Breastfeeding is a remarkable journey, unique to each mother and child. Breastfeeding is not only a precious gift but also an opportunity to provide our children with a head start in life. Mothers should find joy in their breastfeeding journey, making it a pleasurable experience rather than merely an obligation. In line with the World Health Organization (WHO) recommendations, Singapore advocates for exclusive breastfeeding for the first six months. Whether through direct latching, pumping, or feeding, the key is to provide your baby with the invaluable gift of breast milk. WHO advises introducing water or weaning food from six months onwards while continuing to supplement with breast milk.
As a part of Singapore Parenting Festivals 2023, panels in webinar “Newbie to Boobies” provide valuable insights on of breastfeeding, supporting breastfeeding mothers, overcoming challenges and maximazing milk supply, and essentials tips for successful breastfeeding
This discussion featured Ms. Yvon Bock, an International Board Certified Lactation Consultant (IBCLC and also the founder of Hegen Pte Ltd. And hosted by Dawn Sim.
Breastfeeding is a crucial life skill that mothers need to learn before they embark on their journey of motherhood. Antenatal education is essential for new parents to gain the required knowledge to confidently start the breastfeeding journey on the right step. Mental preparation is a significant part of the process, and setting realistic expectations and goals is vital. When couples attend antenatal classes together, they can align their expectations and set goals.
They can make informed decisions, decline formula when offered, and take the lead in directing the breastfeeding journey. Breastfeeding anatomy 101 is also essential. Understanding the anatomy of breasts, the nipple, areola, aveley, and oxytocin helps mothers to understand the whole process. Montgomery tubercles are oil glands that lubricate and prevent the nipples from cracking. The stages of breastfeeding should also be known. Milk is produced from the early stages of pregnancy and gradually increases in quantity over time.
Colostrum is the first milk produced after birth and provides essential nutrients and antibodies to the baby. Transitional milk replaces colostrum and gradually changes into mature milk. Finally, understanding the common breastfeeding problems like engorgement, blocked milk ducts, sore nipples, and mastitis is crucial for mothers. With adequate antenatal education, mothers can proactively prepare for the breastfeeding journey, breastfeed confidently, and have a better bonding experience with their babies.
Mental preparation plays a significant role in breastfeeding success. Setting realistic expectations and aligning goals with your partner are essential. When both parents attend antenatal classes, they can establish a shared understanding of what to expect and how to handle situations such as declining formula offers. Some may wonder if healthcare providers or confinement centers can take care of these aspects, but being clear and aware from the start.
Essential Tips for Supporting Breastfeeding Mothers
Breastfeeding is a crucial aspect of a newborn’s life, and supporting mothers during this journey is vital for their well-being and the baby’s health. In this article, we will discuss six key points to remember when assisting breastfeeding mothers.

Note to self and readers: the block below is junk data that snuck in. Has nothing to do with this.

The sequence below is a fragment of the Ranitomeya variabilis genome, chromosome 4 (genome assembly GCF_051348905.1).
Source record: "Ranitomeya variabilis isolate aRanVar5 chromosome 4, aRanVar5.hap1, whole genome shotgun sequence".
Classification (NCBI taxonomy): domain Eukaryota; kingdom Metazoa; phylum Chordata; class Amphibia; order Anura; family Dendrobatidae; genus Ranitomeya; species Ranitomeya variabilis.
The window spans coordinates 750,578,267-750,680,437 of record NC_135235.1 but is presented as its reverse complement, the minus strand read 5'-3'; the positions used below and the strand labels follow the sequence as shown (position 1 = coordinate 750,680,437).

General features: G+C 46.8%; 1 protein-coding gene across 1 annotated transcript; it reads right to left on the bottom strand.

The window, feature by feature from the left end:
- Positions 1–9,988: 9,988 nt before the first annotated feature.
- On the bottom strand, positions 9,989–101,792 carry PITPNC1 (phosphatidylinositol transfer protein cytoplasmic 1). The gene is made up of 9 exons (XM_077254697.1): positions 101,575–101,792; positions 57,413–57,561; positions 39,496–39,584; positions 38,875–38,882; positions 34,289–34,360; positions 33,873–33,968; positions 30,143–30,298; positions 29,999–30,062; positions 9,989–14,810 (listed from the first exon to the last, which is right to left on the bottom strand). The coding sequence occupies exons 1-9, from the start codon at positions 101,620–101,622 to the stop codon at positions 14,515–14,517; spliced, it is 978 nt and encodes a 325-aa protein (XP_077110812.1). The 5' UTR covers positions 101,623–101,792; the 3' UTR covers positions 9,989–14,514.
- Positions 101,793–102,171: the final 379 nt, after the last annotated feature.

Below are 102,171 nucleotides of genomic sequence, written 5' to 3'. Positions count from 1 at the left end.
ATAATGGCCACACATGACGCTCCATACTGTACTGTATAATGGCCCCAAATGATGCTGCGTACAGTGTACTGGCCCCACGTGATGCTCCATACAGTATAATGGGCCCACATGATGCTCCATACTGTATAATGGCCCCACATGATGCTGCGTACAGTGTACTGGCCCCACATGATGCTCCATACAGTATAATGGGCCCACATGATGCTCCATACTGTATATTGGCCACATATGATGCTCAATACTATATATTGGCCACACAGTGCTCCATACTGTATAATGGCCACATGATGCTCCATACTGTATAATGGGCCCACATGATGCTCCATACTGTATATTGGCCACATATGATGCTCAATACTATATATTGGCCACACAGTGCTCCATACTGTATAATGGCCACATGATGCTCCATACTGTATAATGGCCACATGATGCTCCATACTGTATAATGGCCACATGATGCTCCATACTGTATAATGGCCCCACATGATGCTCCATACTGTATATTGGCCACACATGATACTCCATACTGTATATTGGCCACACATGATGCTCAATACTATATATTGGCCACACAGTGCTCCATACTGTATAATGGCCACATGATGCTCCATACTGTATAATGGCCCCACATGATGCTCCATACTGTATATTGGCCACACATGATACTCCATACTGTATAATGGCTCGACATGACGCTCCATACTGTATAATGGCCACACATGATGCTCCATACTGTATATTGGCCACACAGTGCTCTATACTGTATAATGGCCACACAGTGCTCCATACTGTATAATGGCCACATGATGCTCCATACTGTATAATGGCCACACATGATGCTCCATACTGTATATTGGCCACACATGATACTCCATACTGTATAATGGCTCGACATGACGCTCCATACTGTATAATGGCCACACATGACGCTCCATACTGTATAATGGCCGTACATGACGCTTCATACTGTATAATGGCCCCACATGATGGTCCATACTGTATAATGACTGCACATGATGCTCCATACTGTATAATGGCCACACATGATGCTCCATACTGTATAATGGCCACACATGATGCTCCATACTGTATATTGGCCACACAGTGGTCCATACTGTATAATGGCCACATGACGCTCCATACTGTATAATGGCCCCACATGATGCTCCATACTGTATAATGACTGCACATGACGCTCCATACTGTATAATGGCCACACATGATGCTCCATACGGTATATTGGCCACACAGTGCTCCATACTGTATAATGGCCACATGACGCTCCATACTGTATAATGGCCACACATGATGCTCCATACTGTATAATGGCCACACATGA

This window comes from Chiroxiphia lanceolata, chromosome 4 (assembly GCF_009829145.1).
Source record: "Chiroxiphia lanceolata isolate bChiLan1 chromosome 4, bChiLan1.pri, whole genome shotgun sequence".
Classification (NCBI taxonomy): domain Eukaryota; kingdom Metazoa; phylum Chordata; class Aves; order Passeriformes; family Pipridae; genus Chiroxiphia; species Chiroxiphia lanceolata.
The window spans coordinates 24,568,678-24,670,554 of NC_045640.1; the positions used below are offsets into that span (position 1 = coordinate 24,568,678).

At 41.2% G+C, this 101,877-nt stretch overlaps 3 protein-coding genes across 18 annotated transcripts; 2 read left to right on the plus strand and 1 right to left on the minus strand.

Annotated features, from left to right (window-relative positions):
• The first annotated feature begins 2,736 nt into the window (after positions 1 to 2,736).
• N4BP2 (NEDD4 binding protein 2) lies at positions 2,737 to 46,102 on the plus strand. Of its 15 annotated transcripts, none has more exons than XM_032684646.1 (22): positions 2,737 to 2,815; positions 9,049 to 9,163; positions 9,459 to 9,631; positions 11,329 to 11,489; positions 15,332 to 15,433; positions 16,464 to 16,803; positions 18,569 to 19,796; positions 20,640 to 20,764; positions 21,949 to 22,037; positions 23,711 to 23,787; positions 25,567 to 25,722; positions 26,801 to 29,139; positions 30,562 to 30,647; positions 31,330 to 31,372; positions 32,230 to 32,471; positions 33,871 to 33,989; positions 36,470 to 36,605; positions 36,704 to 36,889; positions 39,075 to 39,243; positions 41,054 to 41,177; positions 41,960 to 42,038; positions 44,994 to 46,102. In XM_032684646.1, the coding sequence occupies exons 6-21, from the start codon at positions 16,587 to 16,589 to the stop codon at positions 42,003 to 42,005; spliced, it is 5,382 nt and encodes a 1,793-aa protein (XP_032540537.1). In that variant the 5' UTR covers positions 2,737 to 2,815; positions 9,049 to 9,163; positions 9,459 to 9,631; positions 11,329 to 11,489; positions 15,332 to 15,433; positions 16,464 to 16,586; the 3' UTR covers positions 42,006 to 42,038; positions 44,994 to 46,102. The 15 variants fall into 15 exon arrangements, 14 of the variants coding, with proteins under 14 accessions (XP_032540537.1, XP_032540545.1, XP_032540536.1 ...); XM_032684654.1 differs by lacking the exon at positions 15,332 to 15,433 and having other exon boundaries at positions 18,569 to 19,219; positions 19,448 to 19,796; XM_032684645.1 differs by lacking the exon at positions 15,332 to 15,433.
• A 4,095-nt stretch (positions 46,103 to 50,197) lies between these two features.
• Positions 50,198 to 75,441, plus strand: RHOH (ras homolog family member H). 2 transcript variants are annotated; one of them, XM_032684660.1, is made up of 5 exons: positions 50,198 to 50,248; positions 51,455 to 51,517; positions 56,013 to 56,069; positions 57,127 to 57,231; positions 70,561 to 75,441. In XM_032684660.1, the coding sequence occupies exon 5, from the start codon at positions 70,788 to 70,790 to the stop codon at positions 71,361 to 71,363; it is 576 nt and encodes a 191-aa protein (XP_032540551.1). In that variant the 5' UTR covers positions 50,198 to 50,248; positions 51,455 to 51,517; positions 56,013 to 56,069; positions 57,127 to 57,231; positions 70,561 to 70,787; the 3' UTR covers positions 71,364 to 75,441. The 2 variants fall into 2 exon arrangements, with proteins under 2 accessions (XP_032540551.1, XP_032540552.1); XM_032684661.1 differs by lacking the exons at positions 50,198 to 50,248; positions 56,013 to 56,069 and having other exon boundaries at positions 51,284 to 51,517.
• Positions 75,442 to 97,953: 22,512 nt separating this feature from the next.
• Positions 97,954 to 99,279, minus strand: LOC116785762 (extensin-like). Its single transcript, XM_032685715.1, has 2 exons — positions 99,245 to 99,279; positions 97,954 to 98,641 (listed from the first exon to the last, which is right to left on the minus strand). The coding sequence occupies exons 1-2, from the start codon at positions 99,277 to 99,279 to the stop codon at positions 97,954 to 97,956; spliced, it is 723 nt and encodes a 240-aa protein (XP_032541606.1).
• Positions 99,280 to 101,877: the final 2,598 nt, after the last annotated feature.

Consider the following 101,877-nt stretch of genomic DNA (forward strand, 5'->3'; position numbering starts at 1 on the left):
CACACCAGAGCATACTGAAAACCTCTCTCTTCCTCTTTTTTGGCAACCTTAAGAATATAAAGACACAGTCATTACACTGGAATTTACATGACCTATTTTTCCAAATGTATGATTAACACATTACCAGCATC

These tips include the importance of skin-to-skin contact, practicing patience, achieving the correct latch and breastfeeding position, rooming in with the baby, monitoring hunger cues, and avoiding unnecessary supplementation. Additionally, we will explore the significance of seeking help, measuring nipple size, using the right tools, and maintaining a calm mindset.
By implementing these guidelines, partners, family members, and healthcare professionals can play an active role in supporting breastfeeding mothers.
1. Skin-to-Skin Contact
Immediately after birth, it is essential to engage in skin-to-skin contact with the newborn. This practice helps stimulate breastfeeding and strengthens the bond between mother and child. Even in the case of a C-section, fathers can participate by having skin-to-skin contact with the baby.
2. Patience and Practice
Breastfeeding is a skill that both mothers and babies need to learn. It is crucial to be patient and practice frequently, around eight to twelve times a day during the newborn period. Seek guidance from experienced professionals and don’t hesitate to ask for assistance to ensure you are getting it right.
3. Correct Latch and Breastfeeding Position:
Achieving a deep latch is vital for successful breastfeeding. The baby’s chin should touch the bottom of the breast first, and then they should latch on. Observing the mouth and lips position is important to ensure a comfortable latch without pain or nipple soreness.
4. Rooming In:
Rooming in with the baby allows parents to get to know their newborn and establish a strong bond. It also enables monitoring of hunger cues and facilitates feeding on demand. Regular breastfeeding stimulates milk supply and ensures the baby receives adequate nutrition.
5. Avoiding Supplementation:
Unless medically indicated, it is advised to avoid using bottles, tips, and supplements. Establishing a breastfeeding routine and ensuring the baby is familiar and confident with breastfeeding before introducing other feeding methods is crucial. Breastfeeding should be a collaborative effort involving both parents.
6. Seeking Help
Asking for help is not a sign of weakness but a necessary step in supporting breastfeeding mothers. Spouses, family members, and healthcare professionals should be involved in assisting with tasks such as diaper changing, bathing, and burping, allowing the mother to focus on breastfeeding and rest. Consulting with a lactation consultant or pro-breastfeeding pediatrician can provide valuable guidance and support.